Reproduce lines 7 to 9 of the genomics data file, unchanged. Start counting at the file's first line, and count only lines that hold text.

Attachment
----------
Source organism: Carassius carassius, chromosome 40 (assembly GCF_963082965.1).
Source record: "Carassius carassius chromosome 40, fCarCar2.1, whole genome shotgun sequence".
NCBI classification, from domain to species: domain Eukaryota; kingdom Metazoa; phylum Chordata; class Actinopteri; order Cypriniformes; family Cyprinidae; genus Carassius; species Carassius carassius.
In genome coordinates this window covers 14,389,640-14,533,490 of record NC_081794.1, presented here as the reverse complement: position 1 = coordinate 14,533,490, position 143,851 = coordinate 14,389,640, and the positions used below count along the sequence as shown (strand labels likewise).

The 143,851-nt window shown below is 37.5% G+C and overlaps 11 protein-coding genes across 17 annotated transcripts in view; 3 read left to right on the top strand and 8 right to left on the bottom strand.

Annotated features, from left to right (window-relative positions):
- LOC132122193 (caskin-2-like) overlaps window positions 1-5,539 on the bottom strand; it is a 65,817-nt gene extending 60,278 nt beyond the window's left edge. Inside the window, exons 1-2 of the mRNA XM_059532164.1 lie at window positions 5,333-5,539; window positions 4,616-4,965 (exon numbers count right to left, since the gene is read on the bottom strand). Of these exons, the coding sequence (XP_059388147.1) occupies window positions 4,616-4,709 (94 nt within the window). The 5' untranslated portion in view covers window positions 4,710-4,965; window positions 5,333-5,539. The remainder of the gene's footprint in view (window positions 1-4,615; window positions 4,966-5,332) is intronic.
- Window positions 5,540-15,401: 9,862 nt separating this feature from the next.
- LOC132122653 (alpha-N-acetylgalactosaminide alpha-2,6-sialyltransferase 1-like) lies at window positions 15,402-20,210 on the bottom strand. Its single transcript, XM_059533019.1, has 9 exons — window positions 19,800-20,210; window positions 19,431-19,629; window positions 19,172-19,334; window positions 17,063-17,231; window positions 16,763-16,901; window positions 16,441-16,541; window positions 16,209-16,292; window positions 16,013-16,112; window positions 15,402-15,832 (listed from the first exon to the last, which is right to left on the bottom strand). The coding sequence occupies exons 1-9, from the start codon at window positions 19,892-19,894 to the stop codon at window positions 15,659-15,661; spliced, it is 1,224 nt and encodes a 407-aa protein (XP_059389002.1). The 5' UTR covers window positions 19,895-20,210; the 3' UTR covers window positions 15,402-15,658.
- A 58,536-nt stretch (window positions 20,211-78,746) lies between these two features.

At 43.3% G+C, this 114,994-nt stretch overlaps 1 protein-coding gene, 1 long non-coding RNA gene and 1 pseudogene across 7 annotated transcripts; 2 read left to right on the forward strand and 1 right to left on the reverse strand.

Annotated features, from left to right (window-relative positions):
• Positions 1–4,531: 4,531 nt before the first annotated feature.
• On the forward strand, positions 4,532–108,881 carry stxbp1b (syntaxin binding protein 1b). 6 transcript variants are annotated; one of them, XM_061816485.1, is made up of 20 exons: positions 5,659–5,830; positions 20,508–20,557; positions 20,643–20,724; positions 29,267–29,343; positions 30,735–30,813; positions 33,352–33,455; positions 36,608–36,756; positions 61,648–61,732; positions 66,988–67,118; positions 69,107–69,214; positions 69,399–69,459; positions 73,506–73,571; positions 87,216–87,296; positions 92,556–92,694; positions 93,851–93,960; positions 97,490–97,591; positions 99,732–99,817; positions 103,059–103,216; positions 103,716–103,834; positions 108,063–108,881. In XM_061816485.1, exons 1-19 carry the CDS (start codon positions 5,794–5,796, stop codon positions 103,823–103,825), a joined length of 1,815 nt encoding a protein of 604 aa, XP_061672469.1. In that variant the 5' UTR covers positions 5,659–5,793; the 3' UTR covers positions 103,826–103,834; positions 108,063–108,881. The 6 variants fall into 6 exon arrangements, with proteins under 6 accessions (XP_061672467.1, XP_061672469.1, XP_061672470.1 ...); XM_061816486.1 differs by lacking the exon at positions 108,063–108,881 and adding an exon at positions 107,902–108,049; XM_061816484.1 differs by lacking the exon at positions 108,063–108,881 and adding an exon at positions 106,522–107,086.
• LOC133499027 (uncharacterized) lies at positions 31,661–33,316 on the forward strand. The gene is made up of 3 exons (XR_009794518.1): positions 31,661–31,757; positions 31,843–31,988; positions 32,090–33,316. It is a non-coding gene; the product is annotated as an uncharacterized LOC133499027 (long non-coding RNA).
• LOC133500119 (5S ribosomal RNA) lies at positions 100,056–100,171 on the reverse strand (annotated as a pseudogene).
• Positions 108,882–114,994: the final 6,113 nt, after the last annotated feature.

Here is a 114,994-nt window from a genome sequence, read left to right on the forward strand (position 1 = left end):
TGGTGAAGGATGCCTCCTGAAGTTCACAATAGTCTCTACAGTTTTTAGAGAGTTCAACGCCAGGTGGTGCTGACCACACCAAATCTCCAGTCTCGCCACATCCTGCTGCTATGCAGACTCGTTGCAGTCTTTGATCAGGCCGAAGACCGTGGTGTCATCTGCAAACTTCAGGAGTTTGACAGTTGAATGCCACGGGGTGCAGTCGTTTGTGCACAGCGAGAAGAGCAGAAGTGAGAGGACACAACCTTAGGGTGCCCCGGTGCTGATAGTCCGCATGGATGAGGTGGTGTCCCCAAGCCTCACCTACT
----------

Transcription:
- LOC132122193 (caskin-2-like) overlaps window positions 1-5,539 on the bottom strand; it is a 65,817-nt gene extending 60,278 nt beyond the window's left edge. Inside the window, exons 1-2 of the mRNA XM_059532164.1 lie at window positions 5,333-5,539; window positions 4,616-4,965 (exon numbers count right to left, since the gene is read on the bottom strand). Of these exons, the coding sequence (XP_059388147.1) occupies window positions 4,616-4,709 (94 nt within the window). The 5' untranslated portion in view covers window positions 4,710-4,965; window positions 5,333-5,539. The remainder of the gene's footprint in view (window positions 1-4,615; window positions 4,966-5,332) is intronic.
- Window positions 5,540-15,401: 9,862 nt separating this feature from the next.
- LOC132122653 (alpha-N-acetylgalactosaminide alpha-2,6-sialyltransferase 1-like) lies at window positions 15,402-20,210 on the bottom strand. Its single transcript, XM_059533019.1, has 9 exons — window positions 19,800-20,210; window positions 19,431-19,629; window positions 19,172-19,334; window positions 17,063-17,231; window positions 16,763-16,901; window positions 16,441-16,541; window positions 16,209-16,292; window positions 16,013-16,112; window positions 15,402-15,832 (listed from the first exon to the last, which is right to left on the bottom strand). The coding sequence occupies exons 1-9, from the start codon at window positions 19,892-19,894 to the stop codon at window positions 15,659-15,661; spliced, it is 1,224 nt and encodes a 407-aa protein (XP_059389002.1). The 5' UTR covers window positions 19,895-20,210; the 3' UTR covers window positions 15,402-15,658.